Sunday 24 April 2011

Mothing in the Garden Pt 1

Since starting my wildlife garden project, I have wanted to understand the full range of wildlife that the planting and our location in urban Stratford attracts.  While I am reasonably clued up on birds. I have had to try to better understand wildflowers, insects, pond life as well.  But there is one set of creatures that you only tend to see as something stuck to your headlights after a night drive and that is moths or lepidoptery.

To that end, regular readers who have been with us at least a year will know that I built myself a moth trap this time last year and I set out how I made it here.

Well I dusted it down and gave it it's first run out of the year two nights ago to see what I could get in the earlier part of the year.

 Grey Arches

 Tatty looking Hebrew Character

 Male Muslin Moth

 Shuttle Shaped Dart

A second Shuttle Shaped Dart

White Plume Moth

Sallow Kitten

All of these moths were placed in the early morning lighting, before the full sun got to them on an Oak log prop, and were taken with the 5Dmk2 and the Canon 180 macro.  Compared to last year when I used the original 5D, it was so much nicer with the Live view, live histogram and live exposure information, and 5 times zoom in live view plus the DOF preview button.  A delight  to use.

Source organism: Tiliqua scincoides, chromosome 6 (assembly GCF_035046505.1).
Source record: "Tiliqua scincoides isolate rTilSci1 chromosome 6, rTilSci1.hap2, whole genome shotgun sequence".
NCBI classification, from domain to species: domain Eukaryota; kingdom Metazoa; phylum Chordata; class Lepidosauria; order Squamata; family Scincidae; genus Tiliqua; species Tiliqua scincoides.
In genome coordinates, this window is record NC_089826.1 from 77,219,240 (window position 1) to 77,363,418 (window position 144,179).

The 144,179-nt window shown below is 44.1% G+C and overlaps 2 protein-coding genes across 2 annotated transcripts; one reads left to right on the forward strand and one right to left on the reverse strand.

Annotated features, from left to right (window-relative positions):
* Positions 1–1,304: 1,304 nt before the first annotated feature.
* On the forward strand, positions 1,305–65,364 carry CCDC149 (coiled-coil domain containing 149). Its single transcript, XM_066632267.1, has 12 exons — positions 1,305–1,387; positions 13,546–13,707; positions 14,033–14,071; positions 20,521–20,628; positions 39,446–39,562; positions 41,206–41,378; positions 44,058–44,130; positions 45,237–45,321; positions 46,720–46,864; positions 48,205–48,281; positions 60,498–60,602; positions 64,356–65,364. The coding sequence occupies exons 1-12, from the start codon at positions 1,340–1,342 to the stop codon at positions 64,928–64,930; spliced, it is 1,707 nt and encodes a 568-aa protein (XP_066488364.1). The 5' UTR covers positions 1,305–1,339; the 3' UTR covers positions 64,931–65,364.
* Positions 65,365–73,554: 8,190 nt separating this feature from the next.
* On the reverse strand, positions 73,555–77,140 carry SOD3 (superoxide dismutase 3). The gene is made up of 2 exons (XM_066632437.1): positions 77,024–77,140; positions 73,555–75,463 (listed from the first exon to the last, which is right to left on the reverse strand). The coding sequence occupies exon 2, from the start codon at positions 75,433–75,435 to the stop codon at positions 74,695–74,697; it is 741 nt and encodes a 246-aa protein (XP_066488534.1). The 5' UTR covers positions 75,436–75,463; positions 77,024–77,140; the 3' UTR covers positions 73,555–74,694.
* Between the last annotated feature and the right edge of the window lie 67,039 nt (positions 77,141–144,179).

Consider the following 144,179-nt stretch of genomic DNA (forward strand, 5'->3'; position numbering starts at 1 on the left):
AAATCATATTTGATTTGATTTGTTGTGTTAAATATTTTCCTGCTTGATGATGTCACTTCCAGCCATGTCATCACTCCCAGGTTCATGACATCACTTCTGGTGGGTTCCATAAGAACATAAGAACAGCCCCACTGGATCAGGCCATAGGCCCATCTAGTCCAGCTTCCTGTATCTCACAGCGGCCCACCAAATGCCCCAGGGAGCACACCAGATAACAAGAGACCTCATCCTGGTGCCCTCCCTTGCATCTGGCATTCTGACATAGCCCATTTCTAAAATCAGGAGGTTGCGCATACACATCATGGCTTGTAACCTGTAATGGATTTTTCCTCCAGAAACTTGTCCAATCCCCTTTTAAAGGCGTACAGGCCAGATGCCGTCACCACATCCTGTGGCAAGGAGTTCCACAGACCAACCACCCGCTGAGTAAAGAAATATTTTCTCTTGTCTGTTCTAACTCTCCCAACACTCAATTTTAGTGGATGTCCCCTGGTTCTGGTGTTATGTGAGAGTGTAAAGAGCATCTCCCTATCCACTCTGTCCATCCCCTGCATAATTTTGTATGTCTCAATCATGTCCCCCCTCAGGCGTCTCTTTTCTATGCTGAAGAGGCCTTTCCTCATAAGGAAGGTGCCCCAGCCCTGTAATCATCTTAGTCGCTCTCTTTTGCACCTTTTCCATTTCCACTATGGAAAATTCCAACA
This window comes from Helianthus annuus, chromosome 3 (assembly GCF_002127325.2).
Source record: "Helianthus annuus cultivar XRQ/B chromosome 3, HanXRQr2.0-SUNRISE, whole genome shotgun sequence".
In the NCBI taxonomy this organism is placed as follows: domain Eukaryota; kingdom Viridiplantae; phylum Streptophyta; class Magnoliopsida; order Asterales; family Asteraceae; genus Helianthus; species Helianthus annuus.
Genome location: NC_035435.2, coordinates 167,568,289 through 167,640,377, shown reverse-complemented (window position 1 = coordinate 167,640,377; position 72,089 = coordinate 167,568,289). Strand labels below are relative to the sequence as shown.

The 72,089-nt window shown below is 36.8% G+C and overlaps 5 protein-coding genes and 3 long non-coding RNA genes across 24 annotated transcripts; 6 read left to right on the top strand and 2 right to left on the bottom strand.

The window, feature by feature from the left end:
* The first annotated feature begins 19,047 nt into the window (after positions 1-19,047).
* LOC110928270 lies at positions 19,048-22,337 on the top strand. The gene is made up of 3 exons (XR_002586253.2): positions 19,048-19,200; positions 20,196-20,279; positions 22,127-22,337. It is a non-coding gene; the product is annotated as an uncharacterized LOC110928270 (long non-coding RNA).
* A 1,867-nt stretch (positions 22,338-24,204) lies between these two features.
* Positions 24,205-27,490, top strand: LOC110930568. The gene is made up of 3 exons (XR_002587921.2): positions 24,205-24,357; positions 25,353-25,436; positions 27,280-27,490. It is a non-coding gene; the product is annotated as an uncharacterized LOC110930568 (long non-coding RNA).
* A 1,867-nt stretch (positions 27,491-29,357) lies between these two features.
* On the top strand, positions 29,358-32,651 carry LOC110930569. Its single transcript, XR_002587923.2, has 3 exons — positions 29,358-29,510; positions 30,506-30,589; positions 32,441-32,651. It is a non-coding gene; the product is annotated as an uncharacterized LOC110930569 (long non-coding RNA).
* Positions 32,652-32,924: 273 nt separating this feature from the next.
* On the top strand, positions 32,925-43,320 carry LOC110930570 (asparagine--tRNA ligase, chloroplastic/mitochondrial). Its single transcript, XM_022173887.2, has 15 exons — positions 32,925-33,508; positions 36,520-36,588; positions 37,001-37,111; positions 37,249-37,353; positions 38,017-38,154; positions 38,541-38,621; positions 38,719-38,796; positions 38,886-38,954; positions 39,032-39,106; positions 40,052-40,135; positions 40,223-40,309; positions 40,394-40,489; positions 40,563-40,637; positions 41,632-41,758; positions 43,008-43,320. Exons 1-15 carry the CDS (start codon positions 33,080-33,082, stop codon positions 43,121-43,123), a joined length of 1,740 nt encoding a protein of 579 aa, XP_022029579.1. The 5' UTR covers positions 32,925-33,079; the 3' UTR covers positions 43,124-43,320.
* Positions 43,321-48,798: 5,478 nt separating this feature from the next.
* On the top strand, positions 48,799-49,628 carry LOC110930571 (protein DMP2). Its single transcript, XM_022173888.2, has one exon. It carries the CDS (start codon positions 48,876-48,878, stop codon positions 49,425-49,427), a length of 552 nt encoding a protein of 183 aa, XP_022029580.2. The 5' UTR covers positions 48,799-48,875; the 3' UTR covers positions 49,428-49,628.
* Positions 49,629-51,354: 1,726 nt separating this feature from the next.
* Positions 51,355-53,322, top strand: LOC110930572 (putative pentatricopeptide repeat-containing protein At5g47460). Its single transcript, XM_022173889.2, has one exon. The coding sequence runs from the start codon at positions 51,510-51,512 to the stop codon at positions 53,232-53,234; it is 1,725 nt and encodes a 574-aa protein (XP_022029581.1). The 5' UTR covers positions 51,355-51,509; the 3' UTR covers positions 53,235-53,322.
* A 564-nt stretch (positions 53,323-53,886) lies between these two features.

All the moths were then released back into dense foliage to protect them from becoming bird food.

As a relative novice at mothing, the hardest bit that I find is the identification process.  It probably takes me almost as long as photographing them.

But the best book that is recommended as the 'standard' is the one I have shown below.  Definitely worth getting.

Finally, if any reader sees that I have made any ID howlers on the above, then please do leave us a comment and let me know.  For me, one of the first duties of anyone who photographs wildlife is to know what you are shooting.

Happy Easter day